Write-up still on its way. I promise.
Meanwhile, a question was raised last week on the Deseret Alphabet discussion group by one Bob Moultrie, who asked, “But that makes me wonder if learning to read and write would be much easier if we used Deseret. I know that this is the reason Brigham Young wanted to develop the Deseret Alphabet, but do you guys think the Deseret Alphabet could really deliver on this goal?”
Well, I could hardly resist a challenge like this and so pontificated on the various shortcomings I think the DA had in practice that would keep it from succeeding in that mission. Among them was the usual spiel about ascenders and descenders.
I was taken to task for that by none other than Joshua Erickson, who has designed some very nice Deseret Alphabet typefaces. He chided me (and rightly so) for being behind the times on the subject and provided a number of helpful links indicating that we do not, in fact, recognize words by their overall shape, but that we do process the individual letters. Interestingly enough, we process a number of letters all at once rather than each by itself.
I don’t think that changes the essential point of the argument, that the lack of ascenders and descenders adds to the difficulty of reading the DA. As Ken Beesley pointed out, one of the things we use to recognize the shape of the individual letters is, in fact, whether or not they have ascenders or descenders, and that lack does hinder our processing.
It, does, however explain very nicely some other things. For example, I have a much harder time reading Shavian than the Deseret Alphabet, despite the fact that the formal is systematic, very elegant, and has ascenders and descenders all over the place. The fact is, however, that many of the letters in the Deseret Alphabet either are the same as letters in the Latin alphabet or very like various Latin letters. That is, the shapes of the letters of the Deseret Alphabet are already half-familiar if not completely familiar, so the process of recognizing them as individuals can take advantage of skills we already have. In the case of Shavian, however, not only are the letters almost entirely different from their Latin “counterparts,” but they are designed along entirely different lines, so the process of distinguishing them involves different, well, algorithms, if you will. Instead of being able to leverage the techniques we've already learned to distinguish letters, we have to learn new ones.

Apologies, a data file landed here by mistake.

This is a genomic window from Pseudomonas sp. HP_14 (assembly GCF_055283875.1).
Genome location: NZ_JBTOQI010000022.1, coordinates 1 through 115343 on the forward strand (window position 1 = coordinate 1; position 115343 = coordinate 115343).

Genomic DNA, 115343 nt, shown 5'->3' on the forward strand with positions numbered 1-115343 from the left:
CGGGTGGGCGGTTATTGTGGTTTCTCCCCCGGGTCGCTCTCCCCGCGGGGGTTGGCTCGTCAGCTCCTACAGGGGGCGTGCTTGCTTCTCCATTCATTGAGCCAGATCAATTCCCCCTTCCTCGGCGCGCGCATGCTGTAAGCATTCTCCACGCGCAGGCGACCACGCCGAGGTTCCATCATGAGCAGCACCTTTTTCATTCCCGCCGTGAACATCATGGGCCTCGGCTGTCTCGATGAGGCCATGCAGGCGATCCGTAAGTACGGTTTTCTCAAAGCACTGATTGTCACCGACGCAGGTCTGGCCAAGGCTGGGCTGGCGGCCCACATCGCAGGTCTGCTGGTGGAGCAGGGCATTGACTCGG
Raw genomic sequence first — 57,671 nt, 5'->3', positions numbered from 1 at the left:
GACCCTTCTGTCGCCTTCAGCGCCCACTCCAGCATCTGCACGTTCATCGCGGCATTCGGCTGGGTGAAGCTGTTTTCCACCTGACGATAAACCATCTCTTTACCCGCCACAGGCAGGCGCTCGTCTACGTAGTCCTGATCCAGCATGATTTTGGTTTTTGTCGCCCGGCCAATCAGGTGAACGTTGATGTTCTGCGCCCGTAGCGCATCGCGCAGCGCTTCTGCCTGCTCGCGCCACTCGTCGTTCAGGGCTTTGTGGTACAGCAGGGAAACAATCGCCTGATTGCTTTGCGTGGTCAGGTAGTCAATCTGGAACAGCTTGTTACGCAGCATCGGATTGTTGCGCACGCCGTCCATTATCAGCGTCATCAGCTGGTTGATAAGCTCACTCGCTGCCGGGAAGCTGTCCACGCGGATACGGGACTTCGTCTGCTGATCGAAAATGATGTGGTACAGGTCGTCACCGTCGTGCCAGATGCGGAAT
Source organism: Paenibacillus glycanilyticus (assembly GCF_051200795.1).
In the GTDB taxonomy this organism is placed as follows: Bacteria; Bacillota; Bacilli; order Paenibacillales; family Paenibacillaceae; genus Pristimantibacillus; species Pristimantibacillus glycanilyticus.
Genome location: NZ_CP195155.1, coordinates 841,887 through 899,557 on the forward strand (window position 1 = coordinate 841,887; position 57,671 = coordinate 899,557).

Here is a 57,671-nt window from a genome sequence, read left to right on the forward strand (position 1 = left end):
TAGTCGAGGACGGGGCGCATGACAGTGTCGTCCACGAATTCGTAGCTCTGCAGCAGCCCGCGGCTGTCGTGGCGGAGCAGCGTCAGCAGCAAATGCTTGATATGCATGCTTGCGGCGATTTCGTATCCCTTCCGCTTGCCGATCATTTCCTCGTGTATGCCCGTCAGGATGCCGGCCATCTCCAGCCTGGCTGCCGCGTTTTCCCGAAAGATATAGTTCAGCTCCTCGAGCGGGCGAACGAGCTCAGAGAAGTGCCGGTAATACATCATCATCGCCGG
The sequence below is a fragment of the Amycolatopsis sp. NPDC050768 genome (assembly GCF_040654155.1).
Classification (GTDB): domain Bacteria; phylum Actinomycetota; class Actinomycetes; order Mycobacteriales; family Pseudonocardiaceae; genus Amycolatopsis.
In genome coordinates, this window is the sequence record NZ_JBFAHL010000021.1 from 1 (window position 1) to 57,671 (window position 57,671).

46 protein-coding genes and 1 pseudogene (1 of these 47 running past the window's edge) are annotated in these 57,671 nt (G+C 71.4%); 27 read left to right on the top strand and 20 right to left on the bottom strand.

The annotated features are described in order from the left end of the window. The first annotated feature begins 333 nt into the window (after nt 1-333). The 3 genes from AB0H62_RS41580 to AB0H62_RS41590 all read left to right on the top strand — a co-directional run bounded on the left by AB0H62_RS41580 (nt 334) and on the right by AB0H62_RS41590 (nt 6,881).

The other thing that it explains is how people read various scripts which inherently lack ascenders and descenders. Modern Hebrew is pretty much in this boat, although some letters do have descenders when written in final positions, but the examples I have in mind are naturally East Asian ones. Every character in Chinese, Japanese, Korean, or Yi (among others) is written in a square, and most characters pretty much extend to all four sides of the square. So how do East Asians read?
Well, it would be pretty much the same thing, although applied to parts of individual sinograms rather than individual letters. The issue in this case becomes one of what one learns to look for in order to distinguish the symbols, not the essential process of reading. As is the case with an alphabet, the phonetic content of the characters (vague though it generally is) is an aid to learning, and not an aid to reading. (Unfortunately for me, there are several sets of characters involving the same phonetic element which still confuse me because they just look too similar to one another in my eyes.)
When learning to read a language written with a modern Latin script, we learn that we have to distinguish letters as wholes and that one of the things that's useful in doing that is their presence (or lack) of ascenders and descenders. When learning to read sinograms, you learn to look at parts of individual characters and how to tell, for example, the water moon radical from the almost identical meat radical. (Answer: the meat radical tends to be slightly wider.) Presumably, when learning to read the Deseret Alphabet, particularly as a child, one would learn to look for the little curlicue inside some of the letters, the very curlicues which trip up us Latin-readers because they distinguish letters without changing their shape, and it’s largely shape changes we’re looking for.
Interestingly enough, this helps justify the non-phonetic aspects of various scripts. In the case of Chinese, the fact that there are multiple phonetics for the same sound makes it easier to distinguish homophones. All the various forms of Chinese have lots of homophones. One reason why the language developed tones was, apparently, to help distinguish homophones, and one reason why the Chinese haven’t abandoned their writing system is that there are a lot of words that really do sound exactly alike and can’t necessarily be distinguished simply by their pronunciation. For extended texts, context is usually enough to tell them apart, of course, otherwise speech would be pretty much impossible—but this is not necessarily true for shorter texts.
For the record, I’ve also seen people who justify some of the weirder aspects of English spelling because it means we can distinguish homophones like "two," "too," and "to," as if context weren’t enough to do that.
I’m not convinced that this is a significant advantage, but it would be unfair to deny that it does exist.
Meanwhile, I get to kick myself not only for being condescending to Joshua, but for actually praising his fonts in the third person without even noticing that I was talking to the man himself.